Banoffee Swirl Ice Cream

Tales from the Cast Iron Guy Creamery

If you, like me, avoid those recipe blogs that spend the first fifteen pages of text explaining the backstory of the recipe, then I have a treat for you… merely two paragraphs, a photo, and of course a delicious ice cream recipe to follow.

Our travel-food story goes something like this: After obsessing over the UK holiday film Love, Actually and specifically that scene where Keira Knightly’s character shows up with a slice of pie for her husband’s buddy, my wife became slightly obsessed with finding her own slice of banoffee pie when we visited the UK in 2006. It was darn good. And it turns out no one in Canada bothers to consistently sell it. Anywhere. Instead we learned how to make banoffee pie — actually a fairly simple pie consisting of a graham crust, dulce de leche, bananas, whipped cream, and a baker’s selection of sprinkled garnish. Then last year, after procuring ourselves an ice cream maker attachment for the stand mixer, I stumbled on the idea of adapting the banoffee pie recipe into a banoffee ice cream recipe… an effort I undertook for the third time earlier this week:


500 ml heavy cream 
250 ml full fat milk 
160 ml white sugar
2 ml  salt 
6 egg yolks, separated 
1 ripe banana
5 ml vanilla 
75 g coarsely crumbled graham crackers
160 ml dulce de leche

In a saucepan I combined the cream, milk, salt and sugar and heated to about 125F or until the sugar dissolved completely.

Meanwhile, I separated the eggs from their yokes and combined the yokes with the banana which I’d mashed as smoothly as I could with a small whisk. I tempered the egg/banana slurry with the hot cream mix. This meant scooping and drizzling a few measuring cups full of hot cream mixture into the egg mixture and stirring furiously to bring the temperature up in the eggs while avoiding making the contents of banana breakfast burrito…. in other words, avoiding scrambling the eggs.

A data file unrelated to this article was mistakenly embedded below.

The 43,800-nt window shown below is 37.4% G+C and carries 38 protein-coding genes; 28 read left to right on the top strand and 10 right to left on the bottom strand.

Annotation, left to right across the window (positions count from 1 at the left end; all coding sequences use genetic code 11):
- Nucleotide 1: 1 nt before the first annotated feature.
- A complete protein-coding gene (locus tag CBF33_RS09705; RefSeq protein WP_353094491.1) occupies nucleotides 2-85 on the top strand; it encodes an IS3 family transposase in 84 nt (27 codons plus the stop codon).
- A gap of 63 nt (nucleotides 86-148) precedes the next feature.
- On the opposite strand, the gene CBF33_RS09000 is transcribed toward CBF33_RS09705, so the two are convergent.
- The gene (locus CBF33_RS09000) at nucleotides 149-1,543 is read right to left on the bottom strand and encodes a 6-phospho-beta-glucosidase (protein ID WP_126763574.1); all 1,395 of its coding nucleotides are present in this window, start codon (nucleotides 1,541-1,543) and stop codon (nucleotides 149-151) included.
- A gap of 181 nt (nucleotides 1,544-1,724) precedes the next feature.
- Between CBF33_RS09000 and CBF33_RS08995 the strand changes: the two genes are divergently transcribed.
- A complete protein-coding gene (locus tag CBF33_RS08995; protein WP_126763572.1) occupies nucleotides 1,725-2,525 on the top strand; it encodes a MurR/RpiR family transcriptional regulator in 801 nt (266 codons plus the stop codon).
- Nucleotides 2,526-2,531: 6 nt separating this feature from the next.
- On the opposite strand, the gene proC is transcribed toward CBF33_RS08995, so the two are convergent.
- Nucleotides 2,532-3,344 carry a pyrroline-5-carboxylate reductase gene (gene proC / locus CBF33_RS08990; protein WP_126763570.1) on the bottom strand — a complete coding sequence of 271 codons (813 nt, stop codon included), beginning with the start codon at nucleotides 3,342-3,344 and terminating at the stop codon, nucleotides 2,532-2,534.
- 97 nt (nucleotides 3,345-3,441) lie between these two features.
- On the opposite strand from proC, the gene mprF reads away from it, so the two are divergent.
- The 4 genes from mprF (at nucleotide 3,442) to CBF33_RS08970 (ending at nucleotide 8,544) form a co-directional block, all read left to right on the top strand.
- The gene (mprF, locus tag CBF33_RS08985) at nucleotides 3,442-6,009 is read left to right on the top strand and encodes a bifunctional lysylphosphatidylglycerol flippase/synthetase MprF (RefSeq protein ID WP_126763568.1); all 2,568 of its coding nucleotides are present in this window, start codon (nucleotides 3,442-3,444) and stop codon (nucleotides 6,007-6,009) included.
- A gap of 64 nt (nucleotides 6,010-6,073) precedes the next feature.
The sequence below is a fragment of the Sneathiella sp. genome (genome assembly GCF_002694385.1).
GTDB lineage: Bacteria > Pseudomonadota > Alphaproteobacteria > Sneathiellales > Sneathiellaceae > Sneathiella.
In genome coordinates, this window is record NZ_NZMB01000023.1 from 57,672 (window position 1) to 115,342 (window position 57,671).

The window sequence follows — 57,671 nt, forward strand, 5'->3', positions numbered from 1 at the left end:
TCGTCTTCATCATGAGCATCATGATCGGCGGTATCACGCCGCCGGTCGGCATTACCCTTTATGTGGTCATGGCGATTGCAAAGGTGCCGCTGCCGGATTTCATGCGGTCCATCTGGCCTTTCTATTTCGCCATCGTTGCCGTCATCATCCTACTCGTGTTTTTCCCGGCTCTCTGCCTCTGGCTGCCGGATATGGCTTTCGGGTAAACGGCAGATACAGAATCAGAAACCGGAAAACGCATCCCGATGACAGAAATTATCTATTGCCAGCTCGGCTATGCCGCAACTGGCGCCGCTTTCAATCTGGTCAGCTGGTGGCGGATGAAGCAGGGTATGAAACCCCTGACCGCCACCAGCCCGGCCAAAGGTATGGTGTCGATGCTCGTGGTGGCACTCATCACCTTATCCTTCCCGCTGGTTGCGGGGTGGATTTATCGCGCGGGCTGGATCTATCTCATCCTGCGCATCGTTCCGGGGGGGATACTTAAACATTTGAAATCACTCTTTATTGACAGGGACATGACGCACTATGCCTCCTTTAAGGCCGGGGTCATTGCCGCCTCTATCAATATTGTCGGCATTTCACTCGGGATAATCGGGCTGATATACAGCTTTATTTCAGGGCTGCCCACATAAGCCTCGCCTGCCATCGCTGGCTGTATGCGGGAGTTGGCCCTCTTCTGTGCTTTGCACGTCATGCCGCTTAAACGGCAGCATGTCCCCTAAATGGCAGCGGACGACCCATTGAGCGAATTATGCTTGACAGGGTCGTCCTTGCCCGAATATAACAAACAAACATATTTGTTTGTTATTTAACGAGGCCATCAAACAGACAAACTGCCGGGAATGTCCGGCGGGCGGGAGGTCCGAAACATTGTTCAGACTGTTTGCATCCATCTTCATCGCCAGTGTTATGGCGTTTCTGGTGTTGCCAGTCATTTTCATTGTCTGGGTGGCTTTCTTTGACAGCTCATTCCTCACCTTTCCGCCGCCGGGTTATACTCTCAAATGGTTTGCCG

Then, when things were up to temp, I combined the two mixes fully, heating and pasturizing the custard base at about 170F in the saucepan.

This needed to cool. I filtered the whole thing through a fine wire mesh seive into a juice jug. There was a couple tablespoons worth of banana pulp that didn’t filter, but the flavour of the bananas was already infused into base so I just discarded that pulp and moved on.

Four to six hours in the fridge likely would have been long enough, but I find I get best results in my particular ice cream churn with an overnight chill. In the morning I stirred the custard mix again and added the vanilla before firing up the ice cream maker attachment for my stand mixer.

I am aware that making dulce de leche at home is possible. From what I understand it involves carmelizing (in a sealed can) sweetened condensed milk in an effort if done wrong can result in explosive-level pressurization of said can. Fortunately, I’m able to buy ready-to-serve dulce de leche from the supermarket, so I got that ready by the far less dangerous action of peeling the lid off the can.